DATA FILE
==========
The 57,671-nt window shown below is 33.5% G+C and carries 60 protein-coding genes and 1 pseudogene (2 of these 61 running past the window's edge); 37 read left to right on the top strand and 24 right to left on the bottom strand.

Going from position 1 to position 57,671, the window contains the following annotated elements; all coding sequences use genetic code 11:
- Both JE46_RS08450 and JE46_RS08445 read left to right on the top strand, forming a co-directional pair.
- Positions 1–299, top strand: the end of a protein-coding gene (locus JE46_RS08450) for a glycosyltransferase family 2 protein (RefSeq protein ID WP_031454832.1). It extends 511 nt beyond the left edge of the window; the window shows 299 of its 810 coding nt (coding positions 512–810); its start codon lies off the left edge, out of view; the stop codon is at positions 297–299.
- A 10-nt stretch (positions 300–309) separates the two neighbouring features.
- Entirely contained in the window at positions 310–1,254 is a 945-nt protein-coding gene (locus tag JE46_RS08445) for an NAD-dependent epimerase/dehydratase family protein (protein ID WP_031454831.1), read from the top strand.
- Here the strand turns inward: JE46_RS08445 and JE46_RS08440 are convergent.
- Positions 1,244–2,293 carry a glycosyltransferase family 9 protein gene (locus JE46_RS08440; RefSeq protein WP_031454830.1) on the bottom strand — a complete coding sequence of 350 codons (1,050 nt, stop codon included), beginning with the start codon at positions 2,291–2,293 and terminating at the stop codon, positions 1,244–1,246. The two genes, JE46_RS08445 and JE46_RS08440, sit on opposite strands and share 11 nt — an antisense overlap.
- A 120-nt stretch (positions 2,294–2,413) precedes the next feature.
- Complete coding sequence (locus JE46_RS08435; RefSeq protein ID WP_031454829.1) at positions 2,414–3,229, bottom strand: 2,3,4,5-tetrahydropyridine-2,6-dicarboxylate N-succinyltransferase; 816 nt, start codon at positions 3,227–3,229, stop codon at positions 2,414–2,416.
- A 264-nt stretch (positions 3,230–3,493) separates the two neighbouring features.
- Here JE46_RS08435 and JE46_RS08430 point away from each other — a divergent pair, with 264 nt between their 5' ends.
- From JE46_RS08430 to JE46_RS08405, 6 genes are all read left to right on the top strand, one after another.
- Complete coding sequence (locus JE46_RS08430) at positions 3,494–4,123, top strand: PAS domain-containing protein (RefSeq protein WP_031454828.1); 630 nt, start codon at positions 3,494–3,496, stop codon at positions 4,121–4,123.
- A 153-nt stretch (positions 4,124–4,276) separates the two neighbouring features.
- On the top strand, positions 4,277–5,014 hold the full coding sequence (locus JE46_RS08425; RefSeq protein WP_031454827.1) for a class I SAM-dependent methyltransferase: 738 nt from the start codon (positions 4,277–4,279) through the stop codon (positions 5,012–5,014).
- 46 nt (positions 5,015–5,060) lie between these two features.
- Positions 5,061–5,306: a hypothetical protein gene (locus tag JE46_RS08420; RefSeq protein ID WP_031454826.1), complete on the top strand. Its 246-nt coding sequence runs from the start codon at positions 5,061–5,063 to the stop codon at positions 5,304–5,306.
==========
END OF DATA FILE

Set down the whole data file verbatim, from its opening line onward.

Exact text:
The 57,671-nt window shown below is 33.5% G+C and carries 60 protein-coding genes and 1 pseudogene (2 of these 61 running past the window's edge); 37 read left to right on the top strand and 24 right to left on the bottom strand.

Going from position 1 to position 57,671, the window contains the following annotated elements; all coding sequences use genetic code 11:
- Both JE46_RS08450 and JE46_RS08445 read left to right on the top strand, forming a co-directional pair.
- Positions 1–299, top strand: the end of a protein-coding gene (locus JE46_RS08450) for a glycosyltransferase family 2 protein (RefSeq protein ID WP_031454832.1). It extends 511 nt beyond the left edge of the window; the window shows 299 of its 810 coding nt (coding positions 512–810); its start codon lies off the left edge, out of view; the stop codon is at positions 297–299.
- A 10-nt stretch (positions 300–309) separates the two neighbouring features.
- Entirely contained in the window at positions 310–1,254 is a 945-nt protein-coding gene (locus tag JE46_RS08445) for an NAD-dependent epimerase/dehydratase family protein (protein ID WP_031454831.1), read from the top strand.
- Here the strand turns inward: JE46_RS08445 and JE46_RS08440 are convergent.
- Positions 1,244–2,293 carry a glycosyltransferase family 9 protein gene (locus JE46_RS08440; RefSeq protein WP_031454830.1) on the bottom strand — a complete coding sequence of 350 codons (1,050 nt, stop codon included), beginning with the start codon at positions 2,291–2,293 and terminating at the stop codon, positions 1,244–1,246. The two genes, JE46_RS08445 and JE46_RS08440, sit on opposite strands and share 11 nt — an antisense overlap.
- A 120-nt stretch (positions 2,294–2,413) precedes the next feature.
- Complete coding sequence (locus JE46_RS08435; RefSeq protein ID WP_031454829.1) at positions 2,414–3,229, bottom strand: 2,3,4,5-tetrahydropyridine-2,6-dicarboxylate N-succinyltransferase; 816 nt, start codon at positions 3,227–3,229, stop codon at positions 2,414–2,416.
- A 264-nt stretch (positions 3,230–3,493) separates the two neighbouring features.
- Here JE46_RS08435 and JE46_RS08430 point away from each other — a divergent pair, with 264 nt between their 5' ends.
- From JE46_RS08430 to JE46_RS08405, 6 genes are all read left to right on the top strand, one after another.
- Complete coding sequence (locus JE46_RS08430) at positions 3,494–4,123, top strand: PAS domain-containing protein (RefSeq protein WP_031454828.1); 630 nt, start codon at positions 3,494–3,496, stop codon at positions 4,121–4,123.
- A 153-nt stretch (positions 4,124–4,276) separates the two neighbouring features.
- On the top strand, positions 4,277–5,014 hold the full coding sequence (locus JE46_RS08425; RefSeq protein WP_031454827.1) for a class I SAM-dependent methyltransferase: 738 nt from the start codon (positions 4,277–4,279) through the stop codon (positions 5,012–5,014).
- 46 nt (positions 5,015–5,060) lie between these two features.
- Positions 5,061–5,306: a hypothetical protein gene (locus tag JE46_RS08420; RefSeq protein ID WP_031454826.1), complete on the top strand. Its 246-nt coding sequence runs from the start codon at positions 5,061–5,063 to the stop codon at positions 5,304–5,306.